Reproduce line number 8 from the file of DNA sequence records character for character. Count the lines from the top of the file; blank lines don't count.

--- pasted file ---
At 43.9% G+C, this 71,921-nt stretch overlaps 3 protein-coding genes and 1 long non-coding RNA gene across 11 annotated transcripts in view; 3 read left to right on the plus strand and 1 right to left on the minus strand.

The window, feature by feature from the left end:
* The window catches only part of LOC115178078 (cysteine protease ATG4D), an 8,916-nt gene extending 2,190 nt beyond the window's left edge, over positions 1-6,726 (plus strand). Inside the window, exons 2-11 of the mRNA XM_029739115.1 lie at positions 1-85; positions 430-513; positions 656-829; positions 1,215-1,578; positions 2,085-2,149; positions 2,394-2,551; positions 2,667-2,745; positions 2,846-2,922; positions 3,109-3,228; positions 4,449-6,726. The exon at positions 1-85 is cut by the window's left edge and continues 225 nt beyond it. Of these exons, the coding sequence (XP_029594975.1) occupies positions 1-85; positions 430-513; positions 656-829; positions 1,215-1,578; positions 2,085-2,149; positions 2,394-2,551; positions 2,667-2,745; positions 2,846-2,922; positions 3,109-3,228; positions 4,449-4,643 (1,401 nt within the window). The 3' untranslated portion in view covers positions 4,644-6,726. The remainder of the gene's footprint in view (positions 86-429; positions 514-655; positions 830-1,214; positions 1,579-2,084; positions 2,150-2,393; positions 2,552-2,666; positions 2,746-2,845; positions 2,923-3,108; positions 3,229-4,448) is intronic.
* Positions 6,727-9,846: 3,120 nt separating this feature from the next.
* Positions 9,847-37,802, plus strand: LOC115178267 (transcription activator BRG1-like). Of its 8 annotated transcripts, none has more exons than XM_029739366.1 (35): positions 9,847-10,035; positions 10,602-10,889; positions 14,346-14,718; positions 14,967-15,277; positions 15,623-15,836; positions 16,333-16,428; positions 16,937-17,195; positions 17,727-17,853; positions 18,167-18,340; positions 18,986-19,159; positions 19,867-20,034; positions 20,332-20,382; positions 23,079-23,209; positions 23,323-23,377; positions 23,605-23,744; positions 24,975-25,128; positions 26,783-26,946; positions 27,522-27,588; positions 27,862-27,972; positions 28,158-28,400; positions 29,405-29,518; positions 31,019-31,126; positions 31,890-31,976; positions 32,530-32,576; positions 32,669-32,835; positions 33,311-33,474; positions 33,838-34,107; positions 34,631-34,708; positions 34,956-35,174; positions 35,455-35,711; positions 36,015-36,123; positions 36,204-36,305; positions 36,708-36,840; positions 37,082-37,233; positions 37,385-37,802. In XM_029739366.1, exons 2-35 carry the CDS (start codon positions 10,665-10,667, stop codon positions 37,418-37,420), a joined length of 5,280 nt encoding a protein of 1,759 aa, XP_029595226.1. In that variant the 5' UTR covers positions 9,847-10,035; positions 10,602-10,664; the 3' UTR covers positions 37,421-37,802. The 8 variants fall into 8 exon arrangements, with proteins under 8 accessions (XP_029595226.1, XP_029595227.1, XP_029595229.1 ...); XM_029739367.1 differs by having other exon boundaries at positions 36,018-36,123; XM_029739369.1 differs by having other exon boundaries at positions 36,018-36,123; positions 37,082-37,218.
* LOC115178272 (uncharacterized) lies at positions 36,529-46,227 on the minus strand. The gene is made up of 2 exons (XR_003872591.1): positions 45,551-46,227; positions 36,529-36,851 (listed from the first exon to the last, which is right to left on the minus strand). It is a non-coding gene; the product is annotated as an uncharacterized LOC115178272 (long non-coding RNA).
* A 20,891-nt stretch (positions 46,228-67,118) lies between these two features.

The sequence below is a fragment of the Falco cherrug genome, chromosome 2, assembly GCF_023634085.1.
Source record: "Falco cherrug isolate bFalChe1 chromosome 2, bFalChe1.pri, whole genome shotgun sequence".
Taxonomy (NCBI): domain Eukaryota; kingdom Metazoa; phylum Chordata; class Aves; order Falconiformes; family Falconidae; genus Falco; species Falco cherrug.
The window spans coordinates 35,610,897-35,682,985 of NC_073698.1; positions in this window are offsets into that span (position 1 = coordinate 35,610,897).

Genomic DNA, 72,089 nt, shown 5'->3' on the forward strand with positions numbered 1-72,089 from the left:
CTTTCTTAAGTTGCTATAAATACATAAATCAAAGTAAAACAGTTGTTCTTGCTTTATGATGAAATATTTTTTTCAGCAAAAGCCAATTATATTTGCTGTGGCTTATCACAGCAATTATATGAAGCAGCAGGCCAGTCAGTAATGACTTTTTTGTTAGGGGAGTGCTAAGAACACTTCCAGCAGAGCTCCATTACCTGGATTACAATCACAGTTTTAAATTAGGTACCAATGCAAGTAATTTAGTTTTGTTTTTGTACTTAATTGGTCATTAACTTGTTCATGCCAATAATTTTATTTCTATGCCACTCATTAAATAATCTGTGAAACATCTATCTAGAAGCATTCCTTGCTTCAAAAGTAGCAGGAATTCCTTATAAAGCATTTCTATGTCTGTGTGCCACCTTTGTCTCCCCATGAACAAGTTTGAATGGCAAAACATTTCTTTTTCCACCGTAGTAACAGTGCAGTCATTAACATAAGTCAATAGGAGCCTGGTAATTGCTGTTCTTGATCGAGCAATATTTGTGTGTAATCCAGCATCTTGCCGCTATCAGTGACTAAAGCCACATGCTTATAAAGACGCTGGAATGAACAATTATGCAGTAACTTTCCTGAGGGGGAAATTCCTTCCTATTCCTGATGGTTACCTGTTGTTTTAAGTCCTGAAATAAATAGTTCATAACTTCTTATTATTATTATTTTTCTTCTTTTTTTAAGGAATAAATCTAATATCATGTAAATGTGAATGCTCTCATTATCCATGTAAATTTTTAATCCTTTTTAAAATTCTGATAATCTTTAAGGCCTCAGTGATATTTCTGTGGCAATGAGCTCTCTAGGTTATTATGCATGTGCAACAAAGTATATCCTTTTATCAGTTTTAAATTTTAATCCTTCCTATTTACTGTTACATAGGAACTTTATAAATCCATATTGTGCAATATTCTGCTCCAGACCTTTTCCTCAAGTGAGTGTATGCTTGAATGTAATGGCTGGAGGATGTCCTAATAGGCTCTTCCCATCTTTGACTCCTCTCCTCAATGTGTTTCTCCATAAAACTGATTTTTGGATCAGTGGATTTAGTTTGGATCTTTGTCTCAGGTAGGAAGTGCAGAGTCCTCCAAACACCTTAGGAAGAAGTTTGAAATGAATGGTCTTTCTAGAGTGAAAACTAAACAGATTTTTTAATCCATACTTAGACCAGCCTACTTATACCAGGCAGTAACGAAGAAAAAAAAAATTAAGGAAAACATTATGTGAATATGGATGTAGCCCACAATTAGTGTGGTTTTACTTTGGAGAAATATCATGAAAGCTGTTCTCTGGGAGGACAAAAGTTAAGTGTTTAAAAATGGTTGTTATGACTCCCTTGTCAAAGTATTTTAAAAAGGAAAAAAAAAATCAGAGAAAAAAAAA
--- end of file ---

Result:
The sequence below is a fragment of the Falco cherrug genome, chromosome 2, assembly GCF_023634085.1.